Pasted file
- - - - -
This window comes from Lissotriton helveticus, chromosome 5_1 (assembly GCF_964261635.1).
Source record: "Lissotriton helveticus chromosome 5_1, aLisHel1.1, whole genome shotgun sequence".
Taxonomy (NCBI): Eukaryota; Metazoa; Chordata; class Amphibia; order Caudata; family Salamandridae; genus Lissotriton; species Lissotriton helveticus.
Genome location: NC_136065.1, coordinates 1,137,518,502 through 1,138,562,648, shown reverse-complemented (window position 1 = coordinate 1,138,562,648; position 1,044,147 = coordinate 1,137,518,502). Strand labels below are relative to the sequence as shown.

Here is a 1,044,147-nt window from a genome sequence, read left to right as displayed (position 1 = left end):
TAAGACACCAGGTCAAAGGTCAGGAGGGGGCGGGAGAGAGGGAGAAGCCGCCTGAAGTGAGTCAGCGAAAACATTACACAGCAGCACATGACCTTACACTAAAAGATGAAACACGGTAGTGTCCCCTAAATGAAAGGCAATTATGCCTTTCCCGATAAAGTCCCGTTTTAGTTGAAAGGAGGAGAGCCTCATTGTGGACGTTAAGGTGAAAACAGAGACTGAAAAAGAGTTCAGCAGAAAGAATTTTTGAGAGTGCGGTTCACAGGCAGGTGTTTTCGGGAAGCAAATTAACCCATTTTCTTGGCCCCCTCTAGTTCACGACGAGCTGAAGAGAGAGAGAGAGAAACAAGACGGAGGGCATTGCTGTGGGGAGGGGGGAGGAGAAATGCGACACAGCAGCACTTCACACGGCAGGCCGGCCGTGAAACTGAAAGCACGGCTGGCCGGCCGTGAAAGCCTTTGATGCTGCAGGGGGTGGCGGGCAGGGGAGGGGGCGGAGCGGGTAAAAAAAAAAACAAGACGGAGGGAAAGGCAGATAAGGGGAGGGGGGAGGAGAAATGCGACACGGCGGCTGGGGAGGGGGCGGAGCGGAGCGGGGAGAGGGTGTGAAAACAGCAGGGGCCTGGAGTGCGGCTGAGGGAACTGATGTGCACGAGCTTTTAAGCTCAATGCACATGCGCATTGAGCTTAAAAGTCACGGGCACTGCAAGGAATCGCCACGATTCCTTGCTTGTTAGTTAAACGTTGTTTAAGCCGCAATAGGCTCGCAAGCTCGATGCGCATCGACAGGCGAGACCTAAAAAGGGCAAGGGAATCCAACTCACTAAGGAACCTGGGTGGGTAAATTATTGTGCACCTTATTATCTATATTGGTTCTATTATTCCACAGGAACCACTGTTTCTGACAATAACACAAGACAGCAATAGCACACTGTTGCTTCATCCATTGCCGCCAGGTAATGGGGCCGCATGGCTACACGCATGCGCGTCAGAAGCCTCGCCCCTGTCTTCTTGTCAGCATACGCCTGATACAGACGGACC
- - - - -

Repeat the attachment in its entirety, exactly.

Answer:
This window comes from Lissotriton helveticus, chromosome 5_1 (assembly GCF_964261635.1).
Source record: "Lissotriton helveticus chromosome 5_1, aLisHel1.1, whole genome shotgun sequence".
Taxonomy (NCBI): Eukaryota; Metazoa; Chordata; class Amphibia; order Caudata; family Salamandridae; genus Lissotriton; species Lissotriton helveticus.
Genome location: NC_136065.1, coordinates 1,137,518,502 through 1,138,562,648, shown reverse-complemented (window position 1 = coordinate 1,138,562,648; position 1,044,147 = coordinate 1,137,518,502). Strand labels below are relative to the sequence as shown.

Here is a 1,044,147-nt window from a genome sequence, read left to right as displayed (position 1 = left end):
TAAGACACCAGGTCAAAGGTCAGGAGGGGGCGGGAGAGAGGGAGAAGCCGCCTGAAGTGAGTCAGCGAAAACATTACACAGCAGCACATGACCTTACACTAAAAGATGAAACACGGTAGTGTCCCCTAAATGAAAGGCAATTATGCCTTTCCCGATAAAGTCCCGTTTTAGTTGAAAGGAGGAGAGCCTCATTGTGGACGTTAAGGTGAAAACAGAGACTGAAAAAGAGTTCAGCAGAAAGAATTTTTGAGAGTGCGGTTCACAGGCAGGTGTTTTCGGGAAGCAAATTAACCCATTTTCTTGGCCCCCTCTAGTTCACGACGAGCTGAAGAGAGAGAGAGAGAAACAAGACGGAGGGCATTGCTGTGGGGAGGGGGGAGGAGAAATGCGACACAGCAGCACTTCACACGGCAGGCCGGCCGTGAAACTGAAAGCACGGCTGGCCGGCCGTGAAAGCCTTTGATGCTGCAGGGGGTGGCGGGCAGGGGAGGGGGCGGAGCGGGTAAAAAAAAAAACAAGACGGAGGGAAAGGCAGATAAGGGGAGGGGGGAGGAGAAATGCGACACGGCGGCTGGGGAGGGGGCGGAGCGGAGCGGGGAGAGGGTGTGAAAACAGCAGGGGCCTGGAGTGCGGCTGAGGGAACTGATGTGCACGAGCTTTTAAGCTCAATGCACATGCGCATTGAGCTTAAAAGTCACGGGCACTGCAAGGAATCGCCACGATTCCTTGCTTGTTAGTTAAACGTTGTTTAAGCCGCAATAGGCTCGCAAGCTCGATGCGCATCGACAGGCGAGACCTAAAAAGGGCAAGGGAATCCAACTCACTAAGGAACCTGGGTGGGTAAATTATTGTGCACCTTATTATCTATATTGGTTCTATTATTCCACAGGAACCACTGTTTCTGACAATAACACAAGACAGCAATAGCACACTGTTGCTTCATCCATTGCCGCCAGGTAATGGGGCCGCATGGCTACACGCATGCGCGTCAGAAGCCTCGCCCCTGTCTTCTTGTCAGCATACGCCTGATACAGACGGACC